I think that there’s something to reflect over here about what is the relationship between education and, on the one hand, the aspiration for freedom, the drive for self-determination, and on the other hand, with such issues as social justice. I think there’s nothing that demonstrably proves that those who were educated are much more likely to be sensitive to these issues. I think there might be cases where certain kinds of education might actually be a hindrance to the development of a kind of a more refined sensibility that is aware of such matters as social justice and equity.

What would be your thoughts on that, more broadly?

JL:                   Well, number one, there is a clear parallel in what you say in white racism in the United States because, for many years, I have heard from educated White people that it is the lower classes who are the racists, not them, even though in the 19th century, after the Civil War, it was business people who helped to promote the development of the Ku Klux Klan and the Night Riders and the shooting down of Black people. The business community was greatly involved in that. They did not want, anymore did the Ku Klux Klan, the Black skilled workers coming off the plantation and being the major skilled people across the United States in that short period of time.

The 4.5 million folks who were emancipated from the plantations with the Civil War were all skilled people. They’re the ones who did the building of the farms, the clearing of the fields. They were the blacksmiths. They were the masons. They were the carpenters. They were the concrete workers and steel workers, iron workers. Many of them were also accountants who kept the books for the plantation.

We have stories from these people out of 19th century who did this work. Frederick Douglas somehow learned the trade of building ships, and as a young teen was loaned by his–What’s the word–loaned out by his master to another master who put Douglas to work on ship building in Baltimore. He managed to save some money doing that so that he could plan his escape. He’s an example of one who was a skilled boat builder with the wood and could earn money for the master doing it.

That’s another thing that’s haunted us here, that all sorts of White so-called moderates and liberals have helped to keep the system intact and have asserted at the same time that it’s the White poor people, it’s the White trash. The second aspect about that that is clear to me is that the White elected officials from Mississippi, will not own their White poor in Mississippi or Louisiana or in New York, even. They will not own the White poor. The Virginia political scene, the West Virginia political scenery does not acknowledge their own White poor in their-

VL:                  In their midst, in some ways.

JL:                   That’s right. In their midst. Some of the Appalachian and rural poor among the Whites have some of the deepest forms of poverty that we have in the United States.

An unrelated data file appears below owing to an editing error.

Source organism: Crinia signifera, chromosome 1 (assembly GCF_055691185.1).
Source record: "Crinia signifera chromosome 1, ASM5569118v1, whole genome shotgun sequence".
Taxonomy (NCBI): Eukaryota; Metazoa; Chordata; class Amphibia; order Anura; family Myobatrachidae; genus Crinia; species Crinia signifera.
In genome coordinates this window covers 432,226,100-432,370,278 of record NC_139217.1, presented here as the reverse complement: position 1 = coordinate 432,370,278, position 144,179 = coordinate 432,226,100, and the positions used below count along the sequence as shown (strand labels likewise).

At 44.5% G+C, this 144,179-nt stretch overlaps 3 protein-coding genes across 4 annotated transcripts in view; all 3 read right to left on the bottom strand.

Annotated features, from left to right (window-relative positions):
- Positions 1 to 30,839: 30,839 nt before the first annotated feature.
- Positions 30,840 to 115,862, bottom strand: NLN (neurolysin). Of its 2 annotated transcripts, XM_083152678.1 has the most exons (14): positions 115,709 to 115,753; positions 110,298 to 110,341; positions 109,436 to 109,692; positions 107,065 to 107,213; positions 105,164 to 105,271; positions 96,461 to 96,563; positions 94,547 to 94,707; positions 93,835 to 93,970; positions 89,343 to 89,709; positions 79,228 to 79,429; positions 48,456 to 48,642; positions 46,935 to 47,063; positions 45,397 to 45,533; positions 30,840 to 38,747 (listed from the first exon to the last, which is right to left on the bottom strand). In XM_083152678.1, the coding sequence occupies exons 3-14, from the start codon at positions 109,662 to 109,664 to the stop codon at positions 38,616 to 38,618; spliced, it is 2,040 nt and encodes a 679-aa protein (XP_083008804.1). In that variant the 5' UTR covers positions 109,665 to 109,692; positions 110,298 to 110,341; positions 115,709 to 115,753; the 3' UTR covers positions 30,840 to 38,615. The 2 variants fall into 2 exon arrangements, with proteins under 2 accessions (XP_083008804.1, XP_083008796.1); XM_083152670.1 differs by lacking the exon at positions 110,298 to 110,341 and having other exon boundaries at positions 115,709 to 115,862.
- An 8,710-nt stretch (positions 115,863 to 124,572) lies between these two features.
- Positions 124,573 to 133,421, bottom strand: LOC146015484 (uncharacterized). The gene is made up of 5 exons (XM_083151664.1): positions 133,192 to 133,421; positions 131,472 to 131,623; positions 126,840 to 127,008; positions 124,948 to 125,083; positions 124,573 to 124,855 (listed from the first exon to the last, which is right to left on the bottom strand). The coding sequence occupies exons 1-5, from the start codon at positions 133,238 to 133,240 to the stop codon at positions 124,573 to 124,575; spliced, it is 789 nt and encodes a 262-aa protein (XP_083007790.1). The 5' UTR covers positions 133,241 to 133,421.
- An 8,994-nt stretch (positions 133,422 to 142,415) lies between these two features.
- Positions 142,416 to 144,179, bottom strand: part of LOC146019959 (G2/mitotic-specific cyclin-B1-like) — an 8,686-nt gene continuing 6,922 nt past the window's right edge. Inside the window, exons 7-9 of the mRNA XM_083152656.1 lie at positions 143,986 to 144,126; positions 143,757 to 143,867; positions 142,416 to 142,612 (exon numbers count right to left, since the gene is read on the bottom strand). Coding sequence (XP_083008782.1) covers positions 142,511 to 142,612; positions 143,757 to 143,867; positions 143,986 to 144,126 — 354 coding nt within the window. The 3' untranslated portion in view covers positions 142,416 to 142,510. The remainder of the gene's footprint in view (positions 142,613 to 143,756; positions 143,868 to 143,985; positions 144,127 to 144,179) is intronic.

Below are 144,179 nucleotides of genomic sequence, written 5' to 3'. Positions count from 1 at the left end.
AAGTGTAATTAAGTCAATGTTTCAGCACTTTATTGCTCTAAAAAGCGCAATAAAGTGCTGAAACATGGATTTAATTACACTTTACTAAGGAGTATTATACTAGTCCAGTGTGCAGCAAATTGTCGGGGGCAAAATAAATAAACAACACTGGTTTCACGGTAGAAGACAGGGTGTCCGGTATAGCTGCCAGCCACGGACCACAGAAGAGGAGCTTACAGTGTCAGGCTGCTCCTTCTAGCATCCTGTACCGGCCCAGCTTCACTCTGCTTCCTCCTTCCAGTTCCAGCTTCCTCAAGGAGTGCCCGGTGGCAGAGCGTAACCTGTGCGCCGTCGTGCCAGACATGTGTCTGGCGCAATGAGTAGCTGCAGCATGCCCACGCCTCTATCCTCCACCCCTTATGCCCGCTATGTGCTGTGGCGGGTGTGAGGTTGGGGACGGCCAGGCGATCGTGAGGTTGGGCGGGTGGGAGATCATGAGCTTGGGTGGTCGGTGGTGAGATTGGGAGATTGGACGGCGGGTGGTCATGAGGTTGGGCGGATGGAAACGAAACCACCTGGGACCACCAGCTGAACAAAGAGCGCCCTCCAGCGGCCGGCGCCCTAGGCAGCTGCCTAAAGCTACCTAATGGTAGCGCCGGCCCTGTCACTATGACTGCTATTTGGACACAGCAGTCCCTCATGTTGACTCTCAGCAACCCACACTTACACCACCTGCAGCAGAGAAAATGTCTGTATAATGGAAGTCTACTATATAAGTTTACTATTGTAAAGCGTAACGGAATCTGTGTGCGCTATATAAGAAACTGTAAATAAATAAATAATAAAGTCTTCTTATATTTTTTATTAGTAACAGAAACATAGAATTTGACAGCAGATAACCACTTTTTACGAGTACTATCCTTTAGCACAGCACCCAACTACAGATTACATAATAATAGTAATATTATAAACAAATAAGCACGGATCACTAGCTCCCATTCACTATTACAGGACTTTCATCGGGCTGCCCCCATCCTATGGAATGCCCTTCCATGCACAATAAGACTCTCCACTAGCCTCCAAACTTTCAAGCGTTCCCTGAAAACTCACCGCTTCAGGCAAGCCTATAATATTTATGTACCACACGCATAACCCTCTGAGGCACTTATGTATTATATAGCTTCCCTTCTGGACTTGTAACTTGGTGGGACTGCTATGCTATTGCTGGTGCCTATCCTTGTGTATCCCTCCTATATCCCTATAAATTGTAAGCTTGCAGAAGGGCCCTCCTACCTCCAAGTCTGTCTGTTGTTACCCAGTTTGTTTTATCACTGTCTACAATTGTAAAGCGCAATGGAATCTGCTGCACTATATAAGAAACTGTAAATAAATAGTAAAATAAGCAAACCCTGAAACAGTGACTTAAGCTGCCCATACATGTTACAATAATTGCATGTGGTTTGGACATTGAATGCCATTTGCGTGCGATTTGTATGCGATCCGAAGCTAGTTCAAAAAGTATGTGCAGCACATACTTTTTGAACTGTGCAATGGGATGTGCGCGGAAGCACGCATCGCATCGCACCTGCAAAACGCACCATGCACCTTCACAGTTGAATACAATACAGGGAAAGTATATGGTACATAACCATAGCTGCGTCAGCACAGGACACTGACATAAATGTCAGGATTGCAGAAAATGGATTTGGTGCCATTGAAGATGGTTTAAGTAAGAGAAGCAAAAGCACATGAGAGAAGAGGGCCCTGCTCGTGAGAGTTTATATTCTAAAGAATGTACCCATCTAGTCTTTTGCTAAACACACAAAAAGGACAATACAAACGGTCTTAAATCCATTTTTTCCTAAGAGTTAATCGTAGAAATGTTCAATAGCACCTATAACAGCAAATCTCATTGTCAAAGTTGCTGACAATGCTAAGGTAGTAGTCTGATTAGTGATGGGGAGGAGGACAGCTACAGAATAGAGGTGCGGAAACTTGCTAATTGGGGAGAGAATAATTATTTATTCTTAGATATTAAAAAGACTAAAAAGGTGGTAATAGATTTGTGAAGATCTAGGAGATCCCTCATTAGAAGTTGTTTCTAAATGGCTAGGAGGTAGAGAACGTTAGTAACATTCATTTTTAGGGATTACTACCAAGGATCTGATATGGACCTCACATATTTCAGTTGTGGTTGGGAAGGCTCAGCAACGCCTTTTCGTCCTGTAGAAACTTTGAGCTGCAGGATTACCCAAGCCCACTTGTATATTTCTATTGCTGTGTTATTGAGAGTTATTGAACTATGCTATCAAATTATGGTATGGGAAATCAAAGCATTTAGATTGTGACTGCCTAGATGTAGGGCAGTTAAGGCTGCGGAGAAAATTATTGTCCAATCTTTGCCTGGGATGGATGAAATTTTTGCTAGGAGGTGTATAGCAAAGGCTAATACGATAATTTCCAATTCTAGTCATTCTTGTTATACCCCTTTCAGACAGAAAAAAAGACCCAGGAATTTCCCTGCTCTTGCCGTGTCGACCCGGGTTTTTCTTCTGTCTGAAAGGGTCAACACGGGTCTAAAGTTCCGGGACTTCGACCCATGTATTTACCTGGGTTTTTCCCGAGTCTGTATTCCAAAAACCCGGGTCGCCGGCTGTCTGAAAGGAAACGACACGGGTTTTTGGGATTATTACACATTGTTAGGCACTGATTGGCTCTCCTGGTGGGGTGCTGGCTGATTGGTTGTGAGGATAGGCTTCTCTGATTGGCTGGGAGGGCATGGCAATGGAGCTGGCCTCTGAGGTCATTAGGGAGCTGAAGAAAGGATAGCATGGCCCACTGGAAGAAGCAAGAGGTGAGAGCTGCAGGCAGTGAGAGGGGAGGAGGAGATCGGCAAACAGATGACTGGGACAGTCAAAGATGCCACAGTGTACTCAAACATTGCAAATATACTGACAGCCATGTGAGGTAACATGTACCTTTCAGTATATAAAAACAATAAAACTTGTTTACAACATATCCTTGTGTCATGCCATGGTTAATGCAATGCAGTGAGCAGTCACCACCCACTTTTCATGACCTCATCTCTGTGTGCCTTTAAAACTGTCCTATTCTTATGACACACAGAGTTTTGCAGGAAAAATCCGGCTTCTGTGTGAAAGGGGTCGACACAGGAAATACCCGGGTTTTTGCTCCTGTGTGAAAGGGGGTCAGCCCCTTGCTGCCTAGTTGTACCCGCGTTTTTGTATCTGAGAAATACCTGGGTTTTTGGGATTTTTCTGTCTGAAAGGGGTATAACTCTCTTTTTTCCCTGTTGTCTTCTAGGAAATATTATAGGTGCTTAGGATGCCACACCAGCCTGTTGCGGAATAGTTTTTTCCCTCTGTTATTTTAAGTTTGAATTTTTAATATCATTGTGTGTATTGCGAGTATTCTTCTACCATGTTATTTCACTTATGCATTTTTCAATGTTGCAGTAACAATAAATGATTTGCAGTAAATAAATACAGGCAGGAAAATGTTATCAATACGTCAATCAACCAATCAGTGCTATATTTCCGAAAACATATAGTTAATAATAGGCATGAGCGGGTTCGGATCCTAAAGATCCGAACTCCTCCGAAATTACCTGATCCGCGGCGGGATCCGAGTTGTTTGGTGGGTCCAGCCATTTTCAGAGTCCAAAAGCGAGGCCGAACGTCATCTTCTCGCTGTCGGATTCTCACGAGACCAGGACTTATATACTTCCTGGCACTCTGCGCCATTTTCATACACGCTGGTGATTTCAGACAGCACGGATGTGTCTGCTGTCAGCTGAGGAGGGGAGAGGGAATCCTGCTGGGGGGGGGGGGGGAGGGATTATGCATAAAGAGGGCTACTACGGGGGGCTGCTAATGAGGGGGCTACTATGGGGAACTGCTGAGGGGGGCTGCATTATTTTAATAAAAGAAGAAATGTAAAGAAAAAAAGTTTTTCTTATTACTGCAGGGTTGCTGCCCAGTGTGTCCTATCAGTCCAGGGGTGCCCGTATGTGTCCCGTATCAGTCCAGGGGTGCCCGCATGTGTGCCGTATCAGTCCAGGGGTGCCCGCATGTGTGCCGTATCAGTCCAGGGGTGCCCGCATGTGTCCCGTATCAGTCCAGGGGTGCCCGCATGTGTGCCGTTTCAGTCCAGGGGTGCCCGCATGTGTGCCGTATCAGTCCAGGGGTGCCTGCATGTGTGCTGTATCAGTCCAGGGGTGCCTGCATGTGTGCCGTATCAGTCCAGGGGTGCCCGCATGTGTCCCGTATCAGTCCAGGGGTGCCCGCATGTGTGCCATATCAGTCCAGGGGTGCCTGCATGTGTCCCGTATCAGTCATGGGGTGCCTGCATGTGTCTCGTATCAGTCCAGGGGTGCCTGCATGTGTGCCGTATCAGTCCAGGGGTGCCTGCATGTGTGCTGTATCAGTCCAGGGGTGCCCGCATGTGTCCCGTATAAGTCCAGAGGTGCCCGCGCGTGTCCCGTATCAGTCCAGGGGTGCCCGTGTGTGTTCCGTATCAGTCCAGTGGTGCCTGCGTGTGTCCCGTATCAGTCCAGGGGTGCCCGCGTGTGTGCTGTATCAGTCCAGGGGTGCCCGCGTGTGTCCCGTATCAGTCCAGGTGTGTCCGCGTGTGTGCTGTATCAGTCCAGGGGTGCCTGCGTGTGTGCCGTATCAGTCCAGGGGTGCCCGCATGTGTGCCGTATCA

VL:                  Yes, absolutely.

MontgomeryBusBoycottELPoseyLot

E L Posey Parking Lot, used to arrange rides for Black people, during the Montgomery Bus Boycott.

JL:                   That’s another issue. I just had a long conversation with one of the people that I counsel with, who’s organizing, and … I did try to suggest to him that the impetus for the movement did not really come from the educated. Even in the Black community, there was a mixture of educated, people with college degrees and university degrees, but [also those with little or no education]. Well, for example, in the Montgomery bus boycott, the major rider of the bus in Montgomery was a Black woman working in a White home for a dollar a day. Those women became, in many ways, the emotional catalyst to keep the bus boycott going. Those women came to the mass meetings week after week with a major emotional charge that said, keep the bus boycott going until things change. Ed Nixon [Edgar Daniel Nixon, known as E. D. Nixon, a civil rights leader, union activist, and a principal figure in the Montgomery Bus Boycott] may have had that passion and Rosa Parks, but it was in many ways, the women on the buses who, in spite of the hardship that they encountered, insisted the boycott should stay in place until they got more.

VL:                  I think that you are, in that sense, largely in agreement with the views that I’ve just put forward. In all of these movements, one would have to really look very seriously, I think, at the question of what is the place for education? What role do the educated elites play? What role do working-class people play? and women?

JL:                   It’s clear to me that we’re in the plight that we are in today in the United States because those of us with degrees and so forth, who mostly lead the institutions of the country nowadays, have failed to have the wisdom we needed to prevent what’s going on from going on. We’ve lacked the character to prevent it. Or, we have been so mesmerized by our education and the fact that we have income enough to eat that we cannot see the damage we’ve permitted to happen to our society. It’s clear to me that in the 20th century, movements of people caused the emergence of what some have called the middle class. This could not have been done without these people’s movements.

Now capitalism is striking back and reversing those gains and, for the most part, educated leadership that have had the advantage of those gains has not seen what’s going on.